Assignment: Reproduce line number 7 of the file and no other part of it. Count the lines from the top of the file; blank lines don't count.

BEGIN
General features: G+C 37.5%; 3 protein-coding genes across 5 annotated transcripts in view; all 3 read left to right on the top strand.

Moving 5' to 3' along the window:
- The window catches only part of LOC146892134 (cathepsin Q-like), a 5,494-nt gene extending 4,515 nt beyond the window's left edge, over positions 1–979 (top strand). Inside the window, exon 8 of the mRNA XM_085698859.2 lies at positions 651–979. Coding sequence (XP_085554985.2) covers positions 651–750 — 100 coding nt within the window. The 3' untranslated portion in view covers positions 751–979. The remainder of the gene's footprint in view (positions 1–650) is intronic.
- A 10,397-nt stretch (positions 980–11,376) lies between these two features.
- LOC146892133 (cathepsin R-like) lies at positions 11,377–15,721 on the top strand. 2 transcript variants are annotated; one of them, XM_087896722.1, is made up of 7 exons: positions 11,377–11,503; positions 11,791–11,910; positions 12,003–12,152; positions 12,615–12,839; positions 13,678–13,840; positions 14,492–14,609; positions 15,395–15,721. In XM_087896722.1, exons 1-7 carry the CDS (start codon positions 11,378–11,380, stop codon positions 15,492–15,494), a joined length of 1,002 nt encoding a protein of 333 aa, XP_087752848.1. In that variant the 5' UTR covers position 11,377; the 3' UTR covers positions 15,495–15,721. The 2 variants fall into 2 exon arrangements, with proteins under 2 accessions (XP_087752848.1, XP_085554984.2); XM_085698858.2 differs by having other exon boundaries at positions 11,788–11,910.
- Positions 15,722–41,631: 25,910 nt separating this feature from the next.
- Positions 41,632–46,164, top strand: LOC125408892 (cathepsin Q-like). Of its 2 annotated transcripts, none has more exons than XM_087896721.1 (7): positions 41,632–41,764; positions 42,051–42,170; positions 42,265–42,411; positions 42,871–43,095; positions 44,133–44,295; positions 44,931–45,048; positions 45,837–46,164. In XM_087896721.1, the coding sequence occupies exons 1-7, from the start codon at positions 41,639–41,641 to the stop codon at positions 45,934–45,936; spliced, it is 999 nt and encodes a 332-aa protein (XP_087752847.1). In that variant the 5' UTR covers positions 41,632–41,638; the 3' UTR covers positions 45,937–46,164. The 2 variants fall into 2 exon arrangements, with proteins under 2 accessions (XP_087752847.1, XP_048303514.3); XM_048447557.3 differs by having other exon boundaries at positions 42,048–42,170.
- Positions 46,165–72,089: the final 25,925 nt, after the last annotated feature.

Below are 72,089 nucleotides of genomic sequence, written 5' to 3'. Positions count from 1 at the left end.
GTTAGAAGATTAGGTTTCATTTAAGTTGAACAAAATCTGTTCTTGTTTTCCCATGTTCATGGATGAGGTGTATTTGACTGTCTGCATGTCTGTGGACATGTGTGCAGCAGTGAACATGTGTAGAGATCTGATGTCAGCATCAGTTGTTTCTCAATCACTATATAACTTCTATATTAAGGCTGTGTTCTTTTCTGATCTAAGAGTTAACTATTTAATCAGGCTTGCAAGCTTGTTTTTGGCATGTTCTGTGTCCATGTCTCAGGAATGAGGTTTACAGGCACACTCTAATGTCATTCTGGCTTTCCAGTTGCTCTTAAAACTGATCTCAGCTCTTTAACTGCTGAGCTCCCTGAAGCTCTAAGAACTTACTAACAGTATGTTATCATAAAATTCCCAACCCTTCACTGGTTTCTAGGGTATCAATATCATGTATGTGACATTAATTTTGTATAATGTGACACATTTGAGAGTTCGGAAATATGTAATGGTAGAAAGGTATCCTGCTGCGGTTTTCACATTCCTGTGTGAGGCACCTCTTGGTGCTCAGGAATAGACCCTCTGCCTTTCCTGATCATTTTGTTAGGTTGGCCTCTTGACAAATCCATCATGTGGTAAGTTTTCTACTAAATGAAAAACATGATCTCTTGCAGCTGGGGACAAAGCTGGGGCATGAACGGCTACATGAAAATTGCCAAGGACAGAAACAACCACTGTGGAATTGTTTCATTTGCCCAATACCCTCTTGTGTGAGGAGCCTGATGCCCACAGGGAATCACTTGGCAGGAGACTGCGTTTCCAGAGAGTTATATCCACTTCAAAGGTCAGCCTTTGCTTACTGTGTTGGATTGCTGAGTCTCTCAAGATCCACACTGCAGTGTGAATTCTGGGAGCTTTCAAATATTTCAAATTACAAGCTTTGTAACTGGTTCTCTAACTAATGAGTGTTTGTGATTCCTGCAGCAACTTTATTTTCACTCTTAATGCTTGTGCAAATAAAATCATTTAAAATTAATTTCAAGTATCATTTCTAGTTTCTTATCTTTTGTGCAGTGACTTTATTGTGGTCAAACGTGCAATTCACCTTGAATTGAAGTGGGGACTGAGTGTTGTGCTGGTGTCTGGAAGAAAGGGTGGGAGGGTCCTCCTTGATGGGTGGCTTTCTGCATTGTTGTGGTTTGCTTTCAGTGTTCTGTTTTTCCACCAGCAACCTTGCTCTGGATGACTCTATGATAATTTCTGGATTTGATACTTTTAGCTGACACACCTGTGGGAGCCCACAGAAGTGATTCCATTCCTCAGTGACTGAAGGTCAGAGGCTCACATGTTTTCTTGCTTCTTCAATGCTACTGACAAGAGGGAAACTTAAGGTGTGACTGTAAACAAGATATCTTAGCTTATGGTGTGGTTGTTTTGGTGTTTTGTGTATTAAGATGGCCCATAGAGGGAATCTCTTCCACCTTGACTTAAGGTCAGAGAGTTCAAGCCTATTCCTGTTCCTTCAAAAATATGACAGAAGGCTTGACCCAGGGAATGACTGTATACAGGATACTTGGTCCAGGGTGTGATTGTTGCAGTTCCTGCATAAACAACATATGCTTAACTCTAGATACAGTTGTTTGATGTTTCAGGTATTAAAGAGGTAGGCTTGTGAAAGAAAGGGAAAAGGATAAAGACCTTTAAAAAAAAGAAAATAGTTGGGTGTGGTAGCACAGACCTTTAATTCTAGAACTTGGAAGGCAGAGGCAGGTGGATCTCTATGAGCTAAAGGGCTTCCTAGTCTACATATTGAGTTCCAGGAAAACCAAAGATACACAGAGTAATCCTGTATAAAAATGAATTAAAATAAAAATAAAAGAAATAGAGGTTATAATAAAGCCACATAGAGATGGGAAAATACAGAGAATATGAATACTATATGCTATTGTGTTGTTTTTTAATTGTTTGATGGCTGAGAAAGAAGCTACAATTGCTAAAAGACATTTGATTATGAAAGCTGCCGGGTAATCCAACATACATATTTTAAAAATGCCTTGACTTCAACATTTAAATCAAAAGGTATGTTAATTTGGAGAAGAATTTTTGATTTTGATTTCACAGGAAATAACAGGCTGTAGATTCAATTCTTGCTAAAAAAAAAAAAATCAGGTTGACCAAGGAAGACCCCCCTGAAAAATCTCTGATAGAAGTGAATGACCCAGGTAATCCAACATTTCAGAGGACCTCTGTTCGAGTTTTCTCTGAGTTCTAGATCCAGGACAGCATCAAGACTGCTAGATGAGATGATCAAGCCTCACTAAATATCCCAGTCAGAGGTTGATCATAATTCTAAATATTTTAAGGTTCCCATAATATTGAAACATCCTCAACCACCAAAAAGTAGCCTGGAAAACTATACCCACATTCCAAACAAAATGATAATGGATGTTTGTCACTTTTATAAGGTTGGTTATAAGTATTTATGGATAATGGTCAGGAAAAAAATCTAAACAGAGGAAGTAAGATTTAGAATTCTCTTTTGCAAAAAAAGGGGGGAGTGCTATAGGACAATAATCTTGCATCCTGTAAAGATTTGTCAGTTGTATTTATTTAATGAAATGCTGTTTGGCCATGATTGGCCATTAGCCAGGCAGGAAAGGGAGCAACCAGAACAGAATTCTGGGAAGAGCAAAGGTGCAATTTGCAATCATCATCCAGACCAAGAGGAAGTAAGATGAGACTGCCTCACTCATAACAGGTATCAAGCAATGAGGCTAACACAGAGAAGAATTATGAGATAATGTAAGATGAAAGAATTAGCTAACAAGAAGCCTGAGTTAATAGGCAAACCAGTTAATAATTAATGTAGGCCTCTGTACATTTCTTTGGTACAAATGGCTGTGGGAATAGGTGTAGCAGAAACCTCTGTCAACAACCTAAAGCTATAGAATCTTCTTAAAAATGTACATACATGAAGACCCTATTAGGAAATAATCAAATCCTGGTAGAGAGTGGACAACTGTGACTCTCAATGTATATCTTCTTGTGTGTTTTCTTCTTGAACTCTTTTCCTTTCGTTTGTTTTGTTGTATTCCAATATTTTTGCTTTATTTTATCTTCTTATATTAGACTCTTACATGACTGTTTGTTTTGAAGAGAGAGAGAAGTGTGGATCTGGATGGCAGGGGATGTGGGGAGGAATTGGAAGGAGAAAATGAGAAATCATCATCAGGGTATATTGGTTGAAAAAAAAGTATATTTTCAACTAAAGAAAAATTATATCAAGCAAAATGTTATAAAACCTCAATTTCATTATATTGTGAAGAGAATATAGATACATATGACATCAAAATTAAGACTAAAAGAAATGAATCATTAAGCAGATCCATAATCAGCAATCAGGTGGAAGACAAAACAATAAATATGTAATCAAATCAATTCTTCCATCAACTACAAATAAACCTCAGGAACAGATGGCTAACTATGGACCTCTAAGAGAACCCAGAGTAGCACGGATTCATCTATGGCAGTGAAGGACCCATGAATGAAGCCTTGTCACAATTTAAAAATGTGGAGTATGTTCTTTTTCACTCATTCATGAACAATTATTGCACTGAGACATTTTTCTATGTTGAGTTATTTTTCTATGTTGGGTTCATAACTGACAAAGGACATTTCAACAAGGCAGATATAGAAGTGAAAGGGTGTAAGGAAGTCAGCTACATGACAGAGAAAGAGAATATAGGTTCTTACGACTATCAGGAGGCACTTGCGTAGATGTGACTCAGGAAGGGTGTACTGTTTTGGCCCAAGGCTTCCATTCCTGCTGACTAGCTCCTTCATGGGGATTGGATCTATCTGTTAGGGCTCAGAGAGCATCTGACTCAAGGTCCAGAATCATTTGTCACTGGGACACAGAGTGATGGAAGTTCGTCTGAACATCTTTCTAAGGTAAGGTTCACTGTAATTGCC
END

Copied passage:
- Positions 41,632–46,164, top strand: LOC125408892 (cathepsin Q-like). Of its 2 annotated transcripts, none has more exons than XM_087896721.1 (7): positions 41,632–41,764; positions 42,051–42,170; positions 42,265–42,411; positions 42,871–43,095; positions 44,133–44,295; positions 44,931–45,048; positions 45,837–46,164. In XM_087896721.1, the coding sequence occupies exons 1-7, from the start codon at positions 41,639–41,641 to the stop codon at positions 45,934–45,936; spliced, it is 999 nt and encodes a 332-aa protein (XP_087752847.1). In that variant the 5' UTR covers positions 41,632–41,638; the 3' UTR covers positions 45,937–46,164. The 2 variants fall into 2 exon arrangements, with proteins under 2 accessions (XP_087752847.1, XP_048303514.3); XM_048447557.3 differs by having other exon boundaries at positions 42,048–42,170.